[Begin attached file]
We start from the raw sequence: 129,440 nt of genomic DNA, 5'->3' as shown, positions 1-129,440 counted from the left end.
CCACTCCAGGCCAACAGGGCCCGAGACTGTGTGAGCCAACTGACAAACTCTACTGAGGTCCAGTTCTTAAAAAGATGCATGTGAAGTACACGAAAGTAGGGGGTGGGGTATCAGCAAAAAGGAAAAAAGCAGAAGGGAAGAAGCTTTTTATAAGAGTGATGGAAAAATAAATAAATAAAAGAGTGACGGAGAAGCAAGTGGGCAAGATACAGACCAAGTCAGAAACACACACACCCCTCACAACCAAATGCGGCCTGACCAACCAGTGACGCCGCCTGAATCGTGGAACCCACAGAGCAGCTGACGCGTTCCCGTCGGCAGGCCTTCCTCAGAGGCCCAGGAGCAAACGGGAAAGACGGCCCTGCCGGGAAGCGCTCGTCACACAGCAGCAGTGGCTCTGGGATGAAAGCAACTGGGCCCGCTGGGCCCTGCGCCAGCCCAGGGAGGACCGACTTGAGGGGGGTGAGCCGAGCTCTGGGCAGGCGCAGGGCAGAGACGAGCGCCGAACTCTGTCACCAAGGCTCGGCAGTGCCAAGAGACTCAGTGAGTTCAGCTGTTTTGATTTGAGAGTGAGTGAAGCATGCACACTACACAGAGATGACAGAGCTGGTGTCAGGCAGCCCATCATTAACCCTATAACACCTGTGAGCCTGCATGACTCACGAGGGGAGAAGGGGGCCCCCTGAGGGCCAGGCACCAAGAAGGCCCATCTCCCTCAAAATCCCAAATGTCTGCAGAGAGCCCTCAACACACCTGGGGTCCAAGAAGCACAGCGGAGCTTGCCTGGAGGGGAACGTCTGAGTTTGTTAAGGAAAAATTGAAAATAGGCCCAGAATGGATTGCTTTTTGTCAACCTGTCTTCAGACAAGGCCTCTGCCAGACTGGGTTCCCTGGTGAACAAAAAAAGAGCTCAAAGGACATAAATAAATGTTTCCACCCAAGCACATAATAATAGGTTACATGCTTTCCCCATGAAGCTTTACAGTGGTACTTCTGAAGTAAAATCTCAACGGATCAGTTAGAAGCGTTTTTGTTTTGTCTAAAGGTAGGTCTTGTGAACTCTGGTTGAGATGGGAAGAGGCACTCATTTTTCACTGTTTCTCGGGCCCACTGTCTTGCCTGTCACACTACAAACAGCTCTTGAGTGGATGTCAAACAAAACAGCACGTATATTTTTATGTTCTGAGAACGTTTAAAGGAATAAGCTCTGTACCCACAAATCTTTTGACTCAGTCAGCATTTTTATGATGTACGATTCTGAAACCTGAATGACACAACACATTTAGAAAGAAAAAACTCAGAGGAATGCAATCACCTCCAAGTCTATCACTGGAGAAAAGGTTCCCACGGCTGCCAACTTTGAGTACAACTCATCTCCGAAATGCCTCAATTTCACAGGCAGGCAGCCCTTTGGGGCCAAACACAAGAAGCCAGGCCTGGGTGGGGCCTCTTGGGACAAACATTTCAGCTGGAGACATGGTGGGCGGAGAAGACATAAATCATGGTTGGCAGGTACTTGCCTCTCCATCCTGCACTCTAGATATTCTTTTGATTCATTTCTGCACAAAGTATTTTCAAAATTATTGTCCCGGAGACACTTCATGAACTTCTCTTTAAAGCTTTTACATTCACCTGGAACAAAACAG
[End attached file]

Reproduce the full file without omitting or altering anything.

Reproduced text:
We start from the raw sequence: 129,440 nt of genomic DNA, 5'->3' as shown, positions 1-129,440 counted from the left end.
CCACTCCAGGCCAACAGGGCCCGAGACTGTGTGAGCCAACTGACAAACTCTACTGAGGTCCAGTTCTTAAAAAGATGCATGTGAAGTACACGAAAGTAGGGGGTGGGGTATCAGCAAAAAGGAAAAAAGCAGAAGGGAAGAAGCTTTTTATAAGAGTGATGGAAAAATAAATAAATAAAAGAGTGACGGAGAAGCAAGTGGGCAAGATACAGACCAAGTCAGAAACACACACACCCCTCACAACCAAATGCGGCCTGACCAACCAGTGACGCCGCCTGAATCGTGGAACCCACAGAGCAGCTGACGCGTTCCCGTCGGCAGGCCTTCCTCAGAGGCCCAGGAGCAAACGGGAAAGACGGCCCTGCCGGGAAGCGCTCGTCACACAGCAGCAGTGGCTCTGGGATGAAAGCAACTGGGCCCGCTGGGCCCTGCGCCAGCCCAGGGAGGACCGACTTGAGGGGGGTGAGCCGAGCTCTGGGCAGGCGCAGGGCAGAGACGAGCGCCGAACTCTGTCACCAAGGCTCGGCAGTGCCAAGAGACTCAGTGAGTTCAGCTGTTTTGATTTGAGAGTGAGTGAAGCATGCACACTACACAGAGATGACAGAGCTGGTGTCAGGCAGCCCATCATTAACCCTATAACACCTGTGAGCCTGCATGACTCACGAGGGGAGAAGGGGGCCCCCTGAGGGCCAGGCACCAAGAAGGCCCATCTCCCTCAAAATCCCAAATGTCTGCAGAGAGCCCTCAACACACCTGGGGTCCAAGAAGCACAGCGGAGCTTGCCTGGAGGGGAACGTCTGAGTTTGTTAAGGAAAAATTGAAAATAGGCCCAGAATGGATTGCTTTTTGTCAACCTGTCTTCAGACAAGGCCTCTGCCAGACTGGGTTCCCTGGTGAACAAAAAAAGAGCTCAAAGGACATAAATAAATGTTTCCACCCAAGCACATAATAATAGGTTACATGCTTTCCCCATGAAGCTTTACAGTGGTACTTCTGAAGTAAAATCTCAACGGATCAGTTAGAAGCGTTTTTGTTTTGTCTAAAGGTAGGTCTTGTGAACTCTGGTTGAGATGGGAAGAGGCACTCATTTTTCACTGTTTCTCGGGCCCACTGTCTTGCCTGTCACACTACAAACAGCTCTTGAGTGGATGTCAAACAAAACAGCACGTATATTTTTATGTTCTGAGAACGTTTAAAGGAATAAGCTCTGTACCCACAAATCTTTTGACTCAGTCAGCATTTTTATGATGTACGATTCTGAAACCTGAATGACACAACACATTTAGAAAGAAAAAACTCAGAGGAATGCAATCACCTCCAAGTCTATCACTGGAGAAAAGGTTCCCACGGCTGCCAACTTTGAGTACAACTCATCTCCGAAATGCCTCAATTTCACAGGCAGGCAGCCCTTTGGGGCCAAACACAAGAAGCCAGGCCTGGGTGGGGCCTCTTGGGACAAACATTTCAGCTGGAGACATGGTGGGCGGAGAAGACATAAATCATGGTTGGCAGGTACTTGCCTCTCCATCCTGCACTCTAGATATTCTTTTGATTCATTTCTGCACAAAGTATTTTCAAAATTATTGTCCCGGAGACACTTCATGAACTTCTCTTTAAAGCTTTTACATTCACCTGGAACAAAACAG